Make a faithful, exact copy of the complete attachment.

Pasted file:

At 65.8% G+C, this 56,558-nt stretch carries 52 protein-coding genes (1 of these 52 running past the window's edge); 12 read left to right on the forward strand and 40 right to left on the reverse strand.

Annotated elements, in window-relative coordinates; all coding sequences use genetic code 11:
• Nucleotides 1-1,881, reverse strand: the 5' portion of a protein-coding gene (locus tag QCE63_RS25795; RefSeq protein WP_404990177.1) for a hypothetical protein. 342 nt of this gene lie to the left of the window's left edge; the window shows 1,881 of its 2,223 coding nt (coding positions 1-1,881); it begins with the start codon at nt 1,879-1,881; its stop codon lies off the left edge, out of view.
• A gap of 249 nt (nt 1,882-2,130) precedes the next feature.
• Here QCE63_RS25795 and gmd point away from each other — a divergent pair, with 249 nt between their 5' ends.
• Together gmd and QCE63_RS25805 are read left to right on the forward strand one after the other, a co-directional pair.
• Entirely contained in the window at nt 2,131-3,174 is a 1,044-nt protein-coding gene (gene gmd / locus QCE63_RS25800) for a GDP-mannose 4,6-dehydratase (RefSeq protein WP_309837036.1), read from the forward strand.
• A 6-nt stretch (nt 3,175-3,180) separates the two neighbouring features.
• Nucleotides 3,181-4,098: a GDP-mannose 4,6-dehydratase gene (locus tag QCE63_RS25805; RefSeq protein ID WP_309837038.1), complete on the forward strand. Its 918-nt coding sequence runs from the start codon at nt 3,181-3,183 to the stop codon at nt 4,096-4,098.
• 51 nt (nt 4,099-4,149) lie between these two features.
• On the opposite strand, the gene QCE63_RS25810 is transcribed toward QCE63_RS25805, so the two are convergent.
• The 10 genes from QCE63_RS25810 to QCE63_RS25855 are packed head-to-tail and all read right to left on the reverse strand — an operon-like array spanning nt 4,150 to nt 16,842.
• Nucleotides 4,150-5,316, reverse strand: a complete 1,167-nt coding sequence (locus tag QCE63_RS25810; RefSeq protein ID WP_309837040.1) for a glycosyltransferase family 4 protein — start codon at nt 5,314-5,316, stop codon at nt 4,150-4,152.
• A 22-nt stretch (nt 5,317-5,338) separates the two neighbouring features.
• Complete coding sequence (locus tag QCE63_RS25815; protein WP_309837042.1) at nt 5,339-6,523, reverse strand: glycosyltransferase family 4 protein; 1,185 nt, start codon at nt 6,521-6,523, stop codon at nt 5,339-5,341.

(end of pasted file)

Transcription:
At 65.8% G+C, this 56,558-nt stretch carries 52 protein-coding genes (1 of these 52 running past the window's edge); 12 read left to right on the forward strand and 40 right to left on the reverse strand.

Annotated elements, in window-relative coordinates; all coding sequences use genetic code 11:
• Nucleotides 1-1,881, reverse strand: the 5' portion of a protein-coding gene (locus tag QCE63_RS25795; RefSeq protein WP_404990177.1) for a hypothetical protein. 342 nt of this gene lie to the left of the window's left edge; the window shows 1,881 of its 2,223 coding nt (coding positions 1-1,881); it begins with the start codon at nt 1,879-1,881; its stop codon lies off the left edge, out of view.
• A gap of 249 nt (nt 1,882-2,130) precedes the next feature.
• Here QCE63_RS25795 and gmd point away from each other — a divergent pair, with 249 nt between their 5' ends.
• Together gmd and QCE63_RS25805 are read left to right on the forward strand one after the other, a co-directional pair.
• Entirely contained in the window at nt 2,131-3,174 is a 1,044-nt protein-coding gene (gene gmd / locus QCE63_RS25800) for a GDP-mannose 4,6-dehydratase (RefSeq protein WP_309837036.1), read from the forward strand.
• A 6-nt stretch (nt 3,175-3,180) separates the two neighbouring features.
• Nucleotides 3,181-4,098: a GDP-mannose 4,6-dehydratase gene (locus tag QCE63_RS25805; RefSeq protein ID WP_309837038.1), complete on the forward strand. Its 918-nt coding sequence runs from the start codon at nt 3,181-3,183 to the stop codon at nt 4,096-4,098.
• 51 nt (nt 4,099-4,149) lie between these two features.
• On the opposite strand, the gene QCE63_RS25810 is transcribed toward QCE63_RS25805, so the two are convergent.
• The 10 genes from QCE63_RS25810 to QCE63_RS25855 are packed head-to-tail and all read right to left on the reverse strand — an operon-like array spanning nt 4,150 to nt 16,842.
• Nucleotides 4,150-5,316, reverse strand: a complete 1,167-nt coding sequence (locus tag QCE63_RS25810; RefSeq protein ID WP_309837040.1) for a glycosyltransferase family 4 protein — start codon at nt 5,314-5,316, stop codon at nt 4,150-4,152.
• A 22-nt stretch (nt 5,317-5,338) separates the two neighbouring features.
• Complete coding sequence (locus tag QCE63_RS25815; protein WP_309837042.1) at nt 5,339-6,523, reverse strand: glycosyltransferase family 4 protein; 1,185 nt, start codon at nt 6,521-6,523, stop codon at nt 5,339-5,341.